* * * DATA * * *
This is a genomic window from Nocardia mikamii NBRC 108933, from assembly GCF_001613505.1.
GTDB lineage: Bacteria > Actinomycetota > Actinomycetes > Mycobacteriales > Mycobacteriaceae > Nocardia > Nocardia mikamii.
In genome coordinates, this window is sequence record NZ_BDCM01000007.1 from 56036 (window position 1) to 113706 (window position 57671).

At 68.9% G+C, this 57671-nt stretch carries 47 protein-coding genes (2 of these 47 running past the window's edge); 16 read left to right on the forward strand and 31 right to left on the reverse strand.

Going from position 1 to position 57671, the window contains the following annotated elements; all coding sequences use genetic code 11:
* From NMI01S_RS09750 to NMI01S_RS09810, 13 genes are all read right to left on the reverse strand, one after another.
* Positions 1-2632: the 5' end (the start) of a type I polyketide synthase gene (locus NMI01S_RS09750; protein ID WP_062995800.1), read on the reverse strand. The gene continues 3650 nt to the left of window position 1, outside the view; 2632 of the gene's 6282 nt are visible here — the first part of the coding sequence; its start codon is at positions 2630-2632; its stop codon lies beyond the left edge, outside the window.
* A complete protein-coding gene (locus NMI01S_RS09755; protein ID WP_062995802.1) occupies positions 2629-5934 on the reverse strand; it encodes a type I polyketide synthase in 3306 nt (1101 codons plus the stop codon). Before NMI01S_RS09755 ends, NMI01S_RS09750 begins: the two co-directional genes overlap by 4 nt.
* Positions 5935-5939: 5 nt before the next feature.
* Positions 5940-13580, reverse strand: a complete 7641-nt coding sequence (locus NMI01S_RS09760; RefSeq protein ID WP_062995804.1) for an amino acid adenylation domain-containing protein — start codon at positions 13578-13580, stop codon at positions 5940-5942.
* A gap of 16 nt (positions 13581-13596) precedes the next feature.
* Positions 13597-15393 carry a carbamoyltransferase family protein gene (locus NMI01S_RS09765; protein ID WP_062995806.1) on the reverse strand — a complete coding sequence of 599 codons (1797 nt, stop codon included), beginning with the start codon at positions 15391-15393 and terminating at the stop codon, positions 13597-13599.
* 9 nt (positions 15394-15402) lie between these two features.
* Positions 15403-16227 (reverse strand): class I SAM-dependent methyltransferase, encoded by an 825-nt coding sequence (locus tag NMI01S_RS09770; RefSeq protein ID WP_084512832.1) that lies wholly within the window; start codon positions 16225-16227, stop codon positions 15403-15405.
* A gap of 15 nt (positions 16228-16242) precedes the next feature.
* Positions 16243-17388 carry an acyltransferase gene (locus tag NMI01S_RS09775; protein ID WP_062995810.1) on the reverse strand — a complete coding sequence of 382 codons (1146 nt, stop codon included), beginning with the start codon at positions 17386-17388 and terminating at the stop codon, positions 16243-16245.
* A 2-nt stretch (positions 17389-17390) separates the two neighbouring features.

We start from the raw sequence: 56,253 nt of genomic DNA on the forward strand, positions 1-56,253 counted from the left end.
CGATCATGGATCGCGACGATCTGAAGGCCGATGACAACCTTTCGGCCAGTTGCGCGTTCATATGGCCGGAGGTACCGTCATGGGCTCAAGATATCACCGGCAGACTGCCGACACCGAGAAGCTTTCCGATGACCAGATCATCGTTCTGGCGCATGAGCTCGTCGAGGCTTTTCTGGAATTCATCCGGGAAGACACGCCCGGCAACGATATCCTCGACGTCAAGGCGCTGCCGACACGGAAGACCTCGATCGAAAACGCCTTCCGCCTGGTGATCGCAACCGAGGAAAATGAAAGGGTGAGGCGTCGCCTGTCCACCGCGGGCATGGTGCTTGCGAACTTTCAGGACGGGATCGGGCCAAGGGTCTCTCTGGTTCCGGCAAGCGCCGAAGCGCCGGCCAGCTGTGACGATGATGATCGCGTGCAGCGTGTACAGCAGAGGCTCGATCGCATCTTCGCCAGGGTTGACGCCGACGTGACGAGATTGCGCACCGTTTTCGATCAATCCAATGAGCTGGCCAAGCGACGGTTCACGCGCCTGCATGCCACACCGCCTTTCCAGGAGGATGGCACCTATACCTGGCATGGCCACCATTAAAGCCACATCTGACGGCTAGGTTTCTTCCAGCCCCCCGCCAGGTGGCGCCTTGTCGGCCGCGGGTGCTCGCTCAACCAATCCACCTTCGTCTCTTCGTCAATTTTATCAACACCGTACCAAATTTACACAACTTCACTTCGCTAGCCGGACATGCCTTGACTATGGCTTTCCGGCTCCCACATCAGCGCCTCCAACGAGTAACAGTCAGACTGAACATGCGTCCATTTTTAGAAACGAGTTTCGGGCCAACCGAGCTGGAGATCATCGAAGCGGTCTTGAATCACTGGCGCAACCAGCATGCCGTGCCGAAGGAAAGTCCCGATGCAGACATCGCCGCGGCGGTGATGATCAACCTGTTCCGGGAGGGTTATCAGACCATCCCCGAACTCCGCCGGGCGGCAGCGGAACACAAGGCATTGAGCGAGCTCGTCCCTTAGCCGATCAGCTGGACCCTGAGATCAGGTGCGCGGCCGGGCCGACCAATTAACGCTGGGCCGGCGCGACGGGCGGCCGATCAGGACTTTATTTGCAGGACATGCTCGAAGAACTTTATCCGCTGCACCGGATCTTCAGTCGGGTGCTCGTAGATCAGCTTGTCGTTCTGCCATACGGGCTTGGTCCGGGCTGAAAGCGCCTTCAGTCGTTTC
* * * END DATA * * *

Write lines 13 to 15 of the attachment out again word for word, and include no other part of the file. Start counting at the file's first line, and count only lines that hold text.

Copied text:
* 9 nt (positions 15394-15402) lie between these two features.
* Positions 15403-16227 (reverse strand): class I SAM-dependent methyltransferase, encoded by an 825-nt coding sequence (locus tag NMI01S_RS09770; RefSeq protein ID WP_084512832.1) that lies wholly within the window; start codon positions 16225-16227, stop codon positions 15403-15405.
* A gap of 15 nt (positions 16228-16242) precedes the next feature.